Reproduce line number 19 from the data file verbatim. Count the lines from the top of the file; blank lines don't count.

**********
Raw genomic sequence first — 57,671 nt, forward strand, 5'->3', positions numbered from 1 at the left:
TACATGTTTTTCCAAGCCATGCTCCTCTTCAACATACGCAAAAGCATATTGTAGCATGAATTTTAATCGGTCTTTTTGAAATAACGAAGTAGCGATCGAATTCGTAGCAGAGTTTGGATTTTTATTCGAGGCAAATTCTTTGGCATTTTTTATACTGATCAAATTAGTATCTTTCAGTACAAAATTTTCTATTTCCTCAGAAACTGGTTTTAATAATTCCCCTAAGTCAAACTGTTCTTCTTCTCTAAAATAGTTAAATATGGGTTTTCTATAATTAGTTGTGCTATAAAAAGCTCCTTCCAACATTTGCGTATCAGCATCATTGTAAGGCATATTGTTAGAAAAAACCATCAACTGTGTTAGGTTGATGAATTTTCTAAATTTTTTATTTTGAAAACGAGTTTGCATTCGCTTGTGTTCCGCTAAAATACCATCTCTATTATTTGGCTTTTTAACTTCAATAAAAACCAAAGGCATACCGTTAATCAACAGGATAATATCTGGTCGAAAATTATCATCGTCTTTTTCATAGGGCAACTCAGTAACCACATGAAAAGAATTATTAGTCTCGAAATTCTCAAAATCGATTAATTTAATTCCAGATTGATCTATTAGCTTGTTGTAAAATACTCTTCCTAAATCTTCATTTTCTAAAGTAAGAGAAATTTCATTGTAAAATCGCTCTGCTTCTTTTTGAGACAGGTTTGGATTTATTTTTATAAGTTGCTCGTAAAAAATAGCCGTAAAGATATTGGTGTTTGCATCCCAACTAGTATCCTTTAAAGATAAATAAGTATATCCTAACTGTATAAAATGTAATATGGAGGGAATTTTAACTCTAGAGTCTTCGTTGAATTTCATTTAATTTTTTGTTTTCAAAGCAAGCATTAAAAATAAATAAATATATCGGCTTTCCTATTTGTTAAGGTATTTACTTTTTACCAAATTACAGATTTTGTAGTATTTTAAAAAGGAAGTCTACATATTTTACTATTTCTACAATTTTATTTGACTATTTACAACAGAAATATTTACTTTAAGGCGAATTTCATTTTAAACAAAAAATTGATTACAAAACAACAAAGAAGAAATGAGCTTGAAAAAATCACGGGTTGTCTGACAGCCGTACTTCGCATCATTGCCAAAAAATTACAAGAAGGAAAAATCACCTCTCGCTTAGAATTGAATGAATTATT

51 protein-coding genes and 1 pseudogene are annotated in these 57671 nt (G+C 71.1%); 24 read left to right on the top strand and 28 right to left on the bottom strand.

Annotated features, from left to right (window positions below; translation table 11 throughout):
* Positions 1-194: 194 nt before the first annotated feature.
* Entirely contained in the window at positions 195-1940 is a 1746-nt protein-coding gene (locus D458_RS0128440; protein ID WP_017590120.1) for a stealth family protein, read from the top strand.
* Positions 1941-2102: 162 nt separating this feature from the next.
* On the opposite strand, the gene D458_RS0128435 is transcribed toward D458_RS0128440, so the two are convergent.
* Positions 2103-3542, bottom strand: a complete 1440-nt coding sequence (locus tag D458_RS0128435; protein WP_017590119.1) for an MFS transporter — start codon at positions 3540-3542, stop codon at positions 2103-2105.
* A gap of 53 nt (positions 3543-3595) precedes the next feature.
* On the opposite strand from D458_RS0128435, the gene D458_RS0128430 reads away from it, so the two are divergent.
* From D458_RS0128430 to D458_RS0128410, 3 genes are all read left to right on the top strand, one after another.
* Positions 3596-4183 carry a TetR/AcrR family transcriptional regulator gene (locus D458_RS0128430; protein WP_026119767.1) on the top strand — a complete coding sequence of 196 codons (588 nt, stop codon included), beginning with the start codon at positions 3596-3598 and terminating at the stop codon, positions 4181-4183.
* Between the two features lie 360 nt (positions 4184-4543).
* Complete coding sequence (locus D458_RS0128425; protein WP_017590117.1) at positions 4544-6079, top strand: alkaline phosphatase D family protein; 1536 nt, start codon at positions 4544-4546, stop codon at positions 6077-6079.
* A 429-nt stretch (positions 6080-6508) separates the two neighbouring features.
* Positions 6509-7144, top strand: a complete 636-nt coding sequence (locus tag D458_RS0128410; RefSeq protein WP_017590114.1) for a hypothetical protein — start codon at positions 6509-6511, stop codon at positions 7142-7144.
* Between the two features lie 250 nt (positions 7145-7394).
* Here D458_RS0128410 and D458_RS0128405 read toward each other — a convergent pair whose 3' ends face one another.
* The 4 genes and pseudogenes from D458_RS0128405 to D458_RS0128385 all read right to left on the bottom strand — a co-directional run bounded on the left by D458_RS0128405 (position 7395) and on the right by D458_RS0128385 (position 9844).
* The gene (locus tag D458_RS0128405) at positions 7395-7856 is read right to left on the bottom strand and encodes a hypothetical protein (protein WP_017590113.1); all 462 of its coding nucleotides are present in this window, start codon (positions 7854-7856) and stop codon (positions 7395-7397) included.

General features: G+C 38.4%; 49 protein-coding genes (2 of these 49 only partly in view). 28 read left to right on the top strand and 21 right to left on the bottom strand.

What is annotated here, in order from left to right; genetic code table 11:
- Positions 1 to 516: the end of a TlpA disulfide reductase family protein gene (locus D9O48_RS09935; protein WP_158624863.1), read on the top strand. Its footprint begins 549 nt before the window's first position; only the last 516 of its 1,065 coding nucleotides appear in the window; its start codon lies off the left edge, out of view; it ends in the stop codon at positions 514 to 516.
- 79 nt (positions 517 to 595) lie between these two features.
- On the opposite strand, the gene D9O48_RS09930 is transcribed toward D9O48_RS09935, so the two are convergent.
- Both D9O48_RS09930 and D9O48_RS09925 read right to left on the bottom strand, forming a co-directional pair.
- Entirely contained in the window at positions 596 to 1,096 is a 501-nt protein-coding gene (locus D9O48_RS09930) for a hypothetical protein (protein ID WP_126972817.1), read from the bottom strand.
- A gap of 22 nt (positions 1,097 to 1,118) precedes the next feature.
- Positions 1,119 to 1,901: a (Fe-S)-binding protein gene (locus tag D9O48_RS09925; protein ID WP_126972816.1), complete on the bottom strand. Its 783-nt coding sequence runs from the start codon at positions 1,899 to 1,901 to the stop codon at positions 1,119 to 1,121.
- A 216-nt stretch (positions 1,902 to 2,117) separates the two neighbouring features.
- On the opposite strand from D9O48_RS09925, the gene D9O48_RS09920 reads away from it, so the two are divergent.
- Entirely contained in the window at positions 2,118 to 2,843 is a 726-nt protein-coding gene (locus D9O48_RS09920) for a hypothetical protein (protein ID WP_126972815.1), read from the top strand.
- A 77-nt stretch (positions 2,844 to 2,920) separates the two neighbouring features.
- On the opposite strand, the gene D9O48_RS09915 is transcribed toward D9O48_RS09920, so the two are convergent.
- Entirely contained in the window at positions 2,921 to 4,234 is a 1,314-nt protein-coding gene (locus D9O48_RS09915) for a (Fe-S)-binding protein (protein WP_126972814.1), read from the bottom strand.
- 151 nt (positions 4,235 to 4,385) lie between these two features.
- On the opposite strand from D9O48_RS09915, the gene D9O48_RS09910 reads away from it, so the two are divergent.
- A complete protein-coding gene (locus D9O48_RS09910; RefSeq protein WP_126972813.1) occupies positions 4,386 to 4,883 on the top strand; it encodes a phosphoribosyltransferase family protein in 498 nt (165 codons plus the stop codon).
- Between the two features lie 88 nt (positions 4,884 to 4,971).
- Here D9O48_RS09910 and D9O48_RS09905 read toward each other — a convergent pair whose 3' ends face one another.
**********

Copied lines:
* Here D458_RS0128410 and D458_RS0128405 read toward each other — a convergent pair whose 3' ends face one another.